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Sound Bites: Frigid weather in CT to blame for hypothermic deaths

A car treks down a snow covered road, Sunday, Jan. 7, 2024. Some areas of New England saw about a foot of snow from a winter storm.
Charles Krupa
A car treks down a snow covered road, Sunday, Jan. 7, 2024. Some areas of New England saw about a foot of snow from a winter storm.

Good morning. An investigation is underway into four deaths in Connecticut from suspected hypothermia during a week of frigid conditions. The deaths occurred in Bridgeport, Hartford, Westbrook and Thomaston. The cause of death is pending further tests. The New York Times reportedat least 72 people died from weather-related causes nationwide this past month. 

Here’s a bite-sized look at what we’re hearing:

Offshore wind developer Orsted has agreed to accept Eversource's stake in the Sunrise Wind project. Eversource announced earlier this year that it would leave its 50-50 joint venture in three projects planned for the U.S. offshore market. This project off the coast of Long Island’s south shore is awaiting an updated contract from New York state. If awarded, the project could be completed in 2026. A decision on award winners could be made in February.

Former legislator Rudy Sunderman is serving as Suffolk County deputy commissioner. County Executive Ed Romaine appointedSunderman to serve as deputy commissioner of Fire, Rescue and Emergency Services. Sunderman, a Republican, resigned from the legislature in 2021 after pleading guilty to false financial disclosure to the county's ethics board. Prosecutors argued he tried to circumvent the board's ruling against him working for two separate fire districts. Sunderman was sentenced to a conditional discharge and fined $1,000.

Long Island will receive $343,000 in state grants to reduce invasive species. New York awarded $3 million in grants across the state to reduce invasive species in its communities, waterways, fields and forests. The state Department of Environmental Conservation's Invasive Species Grant Program will be distributed to 43 projects in the state. Long Island's haul ranked third among the state's 10 regions.

Pratt & Whitney undergoes a second annual loss. The Connecticut-based company was ordered to inspect and replace airplane engine parts due to cracks in high-pressure turbine disks that had contaminated metal powders. The turbine disk recall cost Pratt & Whitney $1.46 billion in 2022, wiping out net earnings of $1.1 billion that year and most of a $454 million profit in 2021.

A New Yorker died from undeclared Stew Leonard's peanut product. The resident died from an allergic reaction after eating a vanilla Florentine cookie containing undeclared peanuts. The cookie was manufactured by wholesaler Cookies United and labeled with Stew Leonard's brand name. Stew Leonard's published a recall on the cookies, notifying customers with nut allergies to dispose of them or return them. The state Department of Agriculture, as well as Connecticut’s Department of Consumer Protection and Public Health, is leading the investigation into the incident.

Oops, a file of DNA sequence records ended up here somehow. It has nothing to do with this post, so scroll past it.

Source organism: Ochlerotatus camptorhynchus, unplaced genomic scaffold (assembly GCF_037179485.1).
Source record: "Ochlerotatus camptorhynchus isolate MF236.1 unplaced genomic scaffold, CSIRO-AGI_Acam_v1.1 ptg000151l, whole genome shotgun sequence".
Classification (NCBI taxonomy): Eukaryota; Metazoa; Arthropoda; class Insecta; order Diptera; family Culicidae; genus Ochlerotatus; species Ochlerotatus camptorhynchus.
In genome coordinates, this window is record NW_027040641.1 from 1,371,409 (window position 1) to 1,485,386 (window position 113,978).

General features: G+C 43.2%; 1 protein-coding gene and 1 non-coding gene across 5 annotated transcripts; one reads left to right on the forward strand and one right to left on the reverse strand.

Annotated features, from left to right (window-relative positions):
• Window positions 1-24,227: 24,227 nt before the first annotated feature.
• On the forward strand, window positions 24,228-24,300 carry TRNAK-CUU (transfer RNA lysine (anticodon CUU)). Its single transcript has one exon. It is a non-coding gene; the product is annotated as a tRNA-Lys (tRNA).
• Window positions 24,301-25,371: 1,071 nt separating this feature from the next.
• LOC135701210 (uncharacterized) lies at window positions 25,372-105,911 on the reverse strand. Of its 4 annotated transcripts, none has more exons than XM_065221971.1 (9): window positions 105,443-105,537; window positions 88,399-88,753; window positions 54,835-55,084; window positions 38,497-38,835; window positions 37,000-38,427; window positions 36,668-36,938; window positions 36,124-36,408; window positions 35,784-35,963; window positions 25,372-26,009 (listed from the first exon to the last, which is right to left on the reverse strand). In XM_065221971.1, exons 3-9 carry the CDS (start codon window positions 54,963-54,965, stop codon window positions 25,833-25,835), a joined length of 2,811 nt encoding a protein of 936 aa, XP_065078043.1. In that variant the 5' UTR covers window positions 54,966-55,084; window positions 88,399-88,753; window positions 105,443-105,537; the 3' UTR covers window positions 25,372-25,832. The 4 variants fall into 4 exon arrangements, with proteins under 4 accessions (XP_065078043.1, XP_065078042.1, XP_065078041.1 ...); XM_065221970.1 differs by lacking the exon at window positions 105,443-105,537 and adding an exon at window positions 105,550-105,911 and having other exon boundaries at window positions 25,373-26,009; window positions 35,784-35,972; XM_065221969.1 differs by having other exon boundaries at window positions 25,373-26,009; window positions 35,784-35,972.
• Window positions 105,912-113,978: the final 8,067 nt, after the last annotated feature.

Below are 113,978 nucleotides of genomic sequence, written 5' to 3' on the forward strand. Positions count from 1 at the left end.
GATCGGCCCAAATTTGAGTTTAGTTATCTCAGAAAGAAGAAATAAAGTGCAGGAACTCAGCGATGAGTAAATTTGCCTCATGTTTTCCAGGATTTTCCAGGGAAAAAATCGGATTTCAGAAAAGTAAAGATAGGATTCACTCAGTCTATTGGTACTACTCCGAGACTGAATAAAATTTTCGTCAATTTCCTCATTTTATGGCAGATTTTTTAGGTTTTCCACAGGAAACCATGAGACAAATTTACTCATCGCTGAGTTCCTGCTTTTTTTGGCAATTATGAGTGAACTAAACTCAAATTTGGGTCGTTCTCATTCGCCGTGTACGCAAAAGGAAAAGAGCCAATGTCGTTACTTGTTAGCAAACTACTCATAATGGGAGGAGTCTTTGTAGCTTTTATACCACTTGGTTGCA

Connecticut school nursing program ends contract. The Visiting Nurse Association of Southeastern Connecticut will end its school nursing contracts with East Lyme, Groton, New London and Waterford at the end of the school year. The program employs 50 people and will end in June. The decision comes as the VNArefocuses on staffing resources in its home healthcare program. Nurses and nurse aides in the school districts are being connected with potential opportunities in the Yale New Haven Health system.

Mystic, Connecticut chefs nominated. David Standridge and Renee Touponce are semifinalists for the James Beard Awards. Touponce, executive chef for The Port of Call, is a semifinalist for Outstanding Chef this year. Standridge, executive chef at The Shipwright's Daughter, is a semifinalist for the 2024 Best Chef: Northeast category. The finalists will be announced on April 3, with winners revealed in a ceremony in Chicago on June 10.

Three Long Island students head to Washington. Three seniors from Nassau County, Natasha Kulviwat, Vincent Huang and Jacob Gross, have been announced finalistsin the national Regeneron Science Talent Search competition. Each finalist will travel to Washington, D.C., to compete for a $25,000 prize. The competition will be held on March 6-13, where the finalists will compete for more than $1.8 million in prizes.

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Andrea Quiles is a fellow at WSHU.